The U.S. coal export boom in the late 1970s led to speculative investments in coal export terminals along the East Coast and the Lower Mississippi River.
A similar phenomenon is now underway along the Gulf Coast and Lower Mississippi for energy related exports.
In the past decade, when domestic gas prices hit a record high, several LNG import terminals were proposed. Ultimately, few were built and even fewer were successfully utilized. The recent U.S. natural gas exploration and production boom has made LNG imports commercially impractical. Existing LNG import terminals will require huge amounts of capital to reverse the process for gas related exports. New greenfield LNG export terminals and locations might be less constraining and more practical than making expensive retrofits to existing idle import terminals.
Several possible natural gas related marine export terminals are now at the conceptual planning level. By any standard, the investment and related build-outs for these energy related port facilities are always very large. The facilities will require investments in the billions of dollars as opposed to the millions that are typical for bulk cargoes.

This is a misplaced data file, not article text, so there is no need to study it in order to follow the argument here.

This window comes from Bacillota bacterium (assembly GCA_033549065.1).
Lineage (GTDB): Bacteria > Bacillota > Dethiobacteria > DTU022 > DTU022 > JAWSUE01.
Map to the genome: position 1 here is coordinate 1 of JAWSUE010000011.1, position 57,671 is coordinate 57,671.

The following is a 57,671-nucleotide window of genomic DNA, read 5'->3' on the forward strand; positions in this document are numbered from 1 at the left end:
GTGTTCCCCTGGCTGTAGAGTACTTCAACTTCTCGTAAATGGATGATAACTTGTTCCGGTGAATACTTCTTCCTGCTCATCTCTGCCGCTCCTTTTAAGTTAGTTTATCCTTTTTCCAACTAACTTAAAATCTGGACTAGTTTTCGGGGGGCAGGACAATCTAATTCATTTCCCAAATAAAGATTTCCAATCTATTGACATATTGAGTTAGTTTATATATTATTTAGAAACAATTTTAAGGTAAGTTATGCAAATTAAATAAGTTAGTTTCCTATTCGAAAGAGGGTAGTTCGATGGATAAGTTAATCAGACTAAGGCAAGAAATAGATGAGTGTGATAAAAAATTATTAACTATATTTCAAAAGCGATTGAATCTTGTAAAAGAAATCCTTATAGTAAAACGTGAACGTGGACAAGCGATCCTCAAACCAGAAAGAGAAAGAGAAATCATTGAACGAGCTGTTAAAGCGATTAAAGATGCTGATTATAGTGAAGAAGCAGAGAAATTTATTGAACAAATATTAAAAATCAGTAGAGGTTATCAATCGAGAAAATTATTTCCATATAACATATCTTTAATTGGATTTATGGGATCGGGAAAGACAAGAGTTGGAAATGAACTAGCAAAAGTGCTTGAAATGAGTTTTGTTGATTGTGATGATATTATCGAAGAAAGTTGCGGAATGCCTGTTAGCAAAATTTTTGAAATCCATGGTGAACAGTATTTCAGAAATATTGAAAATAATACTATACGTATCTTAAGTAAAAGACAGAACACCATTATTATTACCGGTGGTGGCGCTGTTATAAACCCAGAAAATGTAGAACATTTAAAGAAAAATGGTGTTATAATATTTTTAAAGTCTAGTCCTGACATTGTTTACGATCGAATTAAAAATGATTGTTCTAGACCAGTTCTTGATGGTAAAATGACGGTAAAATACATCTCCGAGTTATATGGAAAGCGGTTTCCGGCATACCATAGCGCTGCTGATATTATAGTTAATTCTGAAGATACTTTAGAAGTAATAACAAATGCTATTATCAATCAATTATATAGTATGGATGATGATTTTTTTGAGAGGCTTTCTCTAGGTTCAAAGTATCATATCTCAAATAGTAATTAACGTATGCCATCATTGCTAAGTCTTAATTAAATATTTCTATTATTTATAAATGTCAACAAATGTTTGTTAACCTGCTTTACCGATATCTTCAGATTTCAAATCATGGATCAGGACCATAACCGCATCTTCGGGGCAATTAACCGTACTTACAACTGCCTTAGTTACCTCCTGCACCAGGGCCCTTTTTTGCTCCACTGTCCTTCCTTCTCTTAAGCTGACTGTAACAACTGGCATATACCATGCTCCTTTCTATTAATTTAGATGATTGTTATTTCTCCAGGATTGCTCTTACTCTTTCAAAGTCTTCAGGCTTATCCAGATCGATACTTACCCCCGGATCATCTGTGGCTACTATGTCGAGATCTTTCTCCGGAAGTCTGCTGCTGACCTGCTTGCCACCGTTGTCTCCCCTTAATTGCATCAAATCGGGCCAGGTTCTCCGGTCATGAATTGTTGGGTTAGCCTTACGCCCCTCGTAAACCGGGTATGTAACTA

Ports and connecting waterways basically have one thing to offer — location. Thus these energy terminals might arise anywhere that has the right combination of shore- and land-side access along with site space for processing and storage.
I expect to see several proposed energy sector gas export developments. Many will be at a local port with “location,” offering access to deep water and energy infrastructure — pipelines with rail and water. For “ports” that have these assets — even ports in name only — it can mean billions of dollars in investments and local economic spillover effects.
With the advent of energy sector port developments, I can just see the billboard now: “Coming soon to a new port near you.”
The barge sector is sure to benefit, but the real news is the mega port site developments where there is currently nothing that indicates the possible boom to come.